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Pregabalin (Lyrica) was originally FDA approved as an anti-epileptic drug, also called an anticonvulsant. It works by slowing down impulses in the brain that causes seizures. Pregabalin also affects chemicals in the brain that send pain signals across the nervous system and is used to control neuropathies, or nerve pain and “Restless Leg Syndrome”. It off label uses have extended into use for conditions such as post herpetic pain (shingles), multiple psychiatric conditions, such as anxiety disorder, bipolar disorder, attention deficit disorder, and is even prescribed, somewhat ironically, in addiction treatment to reduce cravings and withdrawal symptoms.

Gabapentin and Pregabalin are prescribed by physicians in addition to the opioids for people who were experiencing chronic pain. With the limitations of opioid prescriptions and refills put in by states due to the opioid epidemic crisis and as patients have grown tolerant to the effects of the opioids, they needed greater doses to live without pain. Both drugs can produce an opioidlike effect if taken in very high doses and now these drugs have also become drugs that are abused Taking Gabapentin and Pregabalin with an opioid is known as “stacking”.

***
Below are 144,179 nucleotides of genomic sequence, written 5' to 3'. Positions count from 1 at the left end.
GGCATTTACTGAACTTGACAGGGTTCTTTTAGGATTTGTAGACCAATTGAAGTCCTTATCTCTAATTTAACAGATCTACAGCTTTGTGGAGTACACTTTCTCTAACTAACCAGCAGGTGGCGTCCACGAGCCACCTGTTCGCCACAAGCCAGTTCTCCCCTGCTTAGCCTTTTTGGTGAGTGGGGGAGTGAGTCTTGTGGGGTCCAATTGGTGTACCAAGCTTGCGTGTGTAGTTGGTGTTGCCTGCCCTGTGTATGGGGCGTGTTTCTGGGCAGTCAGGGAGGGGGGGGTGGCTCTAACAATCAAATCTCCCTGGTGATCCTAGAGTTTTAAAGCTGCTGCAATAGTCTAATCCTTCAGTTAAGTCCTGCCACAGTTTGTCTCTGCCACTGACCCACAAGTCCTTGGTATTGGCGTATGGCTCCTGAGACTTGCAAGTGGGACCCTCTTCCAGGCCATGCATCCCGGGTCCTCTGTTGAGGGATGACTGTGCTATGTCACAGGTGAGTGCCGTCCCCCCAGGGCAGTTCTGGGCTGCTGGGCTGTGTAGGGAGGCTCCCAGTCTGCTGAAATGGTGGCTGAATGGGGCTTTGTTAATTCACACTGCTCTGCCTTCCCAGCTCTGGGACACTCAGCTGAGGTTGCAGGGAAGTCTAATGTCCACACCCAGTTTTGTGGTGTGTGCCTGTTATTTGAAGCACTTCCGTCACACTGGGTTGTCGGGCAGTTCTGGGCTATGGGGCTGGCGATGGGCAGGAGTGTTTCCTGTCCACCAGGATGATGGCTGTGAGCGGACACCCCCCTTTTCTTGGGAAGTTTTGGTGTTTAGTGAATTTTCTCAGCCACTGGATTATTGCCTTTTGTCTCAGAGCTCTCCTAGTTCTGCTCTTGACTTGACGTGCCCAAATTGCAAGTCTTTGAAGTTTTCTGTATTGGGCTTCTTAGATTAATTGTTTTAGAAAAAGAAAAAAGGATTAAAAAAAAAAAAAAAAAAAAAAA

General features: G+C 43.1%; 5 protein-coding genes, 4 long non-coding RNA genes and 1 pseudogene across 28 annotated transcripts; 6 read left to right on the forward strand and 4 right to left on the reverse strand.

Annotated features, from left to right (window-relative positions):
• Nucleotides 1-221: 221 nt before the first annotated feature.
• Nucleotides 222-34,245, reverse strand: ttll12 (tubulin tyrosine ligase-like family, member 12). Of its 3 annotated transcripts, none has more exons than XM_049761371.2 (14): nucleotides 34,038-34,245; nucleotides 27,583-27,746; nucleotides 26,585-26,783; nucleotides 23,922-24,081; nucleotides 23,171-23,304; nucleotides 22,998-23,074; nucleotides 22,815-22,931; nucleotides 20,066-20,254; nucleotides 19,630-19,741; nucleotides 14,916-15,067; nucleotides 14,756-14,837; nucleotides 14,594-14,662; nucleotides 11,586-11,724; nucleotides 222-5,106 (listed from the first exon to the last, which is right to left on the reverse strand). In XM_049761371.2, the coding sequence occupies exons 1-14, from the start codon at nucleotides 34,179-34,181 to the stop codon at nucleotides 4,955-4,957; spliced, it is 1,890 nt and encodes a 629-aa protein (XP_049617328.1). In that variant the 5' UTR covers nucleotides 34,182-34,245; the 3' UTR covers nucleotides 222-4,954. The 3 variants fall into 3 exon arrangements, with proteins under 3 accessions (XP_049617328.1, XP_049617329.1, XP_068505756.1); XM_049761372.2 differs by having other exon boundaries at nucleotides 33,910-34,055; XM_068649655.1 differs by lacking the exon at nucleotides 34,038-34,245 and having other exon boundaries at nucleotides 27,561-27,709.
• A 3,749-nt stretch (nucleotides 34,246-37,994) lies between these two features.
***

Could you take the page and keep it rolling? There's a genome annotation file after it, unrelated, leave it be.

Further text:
A high dose of gabapentin is considered at 800 mg or greater. Many people who abuse Gabapentin and Pregabalin take 5,000 milligrams at once, which is nearly 2.5 times the usual prescribed daily dose of 1,800 mg. At those high doses, gabapentin and Pregabalin, may produce exaggerated adverse effects, including, seizures.

Deaths attributed to Gabapentin and Pregabalin are not exactly known.??? In 2016, data was released that estimated the abuse of these drugs as 15 to 22% in opioid abusers. Further, 2016 autopsy data from Kentucky revealed the presence of gabapentin alongside deadly opioids such as heroin and fentanyl; gabapentin was the most frequently detected substance in these autopsies.

Gabapentin overdose happens as there is with opioid overdoses. A typical overdose event consists of showing signs of other overdose symptoms, drowsiness, muscle weakness, lethargy and drooping eyelids, diarrhea, and sedation. Unlike opioids (Narcan), there is no antidote agent which can block the gabapentin. A gabapentin overdose is typically fatal.

How does this affect the dental practice?

Gabapentin and Pregabalin use should be asked about when performing an examination and when prescribing pharmaceuticals, especially opioids to a patient.

The use of conscious-sedation or the treatment of post-operative pain because of the additive effects and drug interactions. Even when used for legitimate reasons, gabapentin taken in combination with opioids increases the risk of seizures, respiratory depression, and death.

Use of anesthetic agents, such as lidocaine, lower the seizure threshold.? In patients who have taken large doses of Gabapentin or Pregabalin are at much higher risk of having a seizure in the dental office which is a medical emergency.